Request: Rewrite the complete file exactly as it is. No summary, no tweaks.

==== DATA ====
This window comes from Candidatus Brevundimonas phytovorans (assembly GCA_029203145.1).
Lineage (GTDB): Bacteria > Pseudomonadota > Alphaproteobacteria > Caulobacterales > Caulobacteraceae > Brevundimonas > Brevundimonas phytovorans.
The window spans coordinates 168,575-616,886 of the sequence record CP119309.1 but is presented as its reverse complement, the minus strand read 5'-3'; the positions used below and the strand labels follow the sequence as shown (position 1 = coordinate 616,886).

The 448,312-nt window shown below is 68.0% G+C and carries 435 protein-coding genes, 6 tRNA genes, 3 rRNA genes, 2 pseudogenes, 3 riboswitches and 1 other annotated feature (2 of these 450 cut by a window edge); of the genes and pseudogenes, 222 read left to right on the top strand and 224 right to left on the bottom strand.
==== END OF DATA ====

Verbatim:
This window comes from Candidatus Brevundimonas phytovorans (assembly GCA_029203145.1).
Lineage (GTDB): Bacteria > Pseudomonadota > Alphaproteobacteria > Caulobacterales > Caulobacteraceae > Brevundimonas > Brevundimonas phytovorans.
The window spans coordinates 168,575-616,886 of the sequence record CP119309.1 but is presented as its reverse complement, the minus strand read 5'-3'; the positions used below and the strand labels follow the sequence as shown (position 1 = coordinate 616,886).

The 448,312-nt window shown below is 68.0% G+C and carries 435 protein-coding genes, 6 tRNA genes, 3 rRNA genes, 2 pseudogenes, 3 riboswitches and 1 other annotated feature (2 of these 450 cut by a window edge); of the genes and pseudogenes, 222 read left to right on the top strand and 224 right to left on the bottom strand.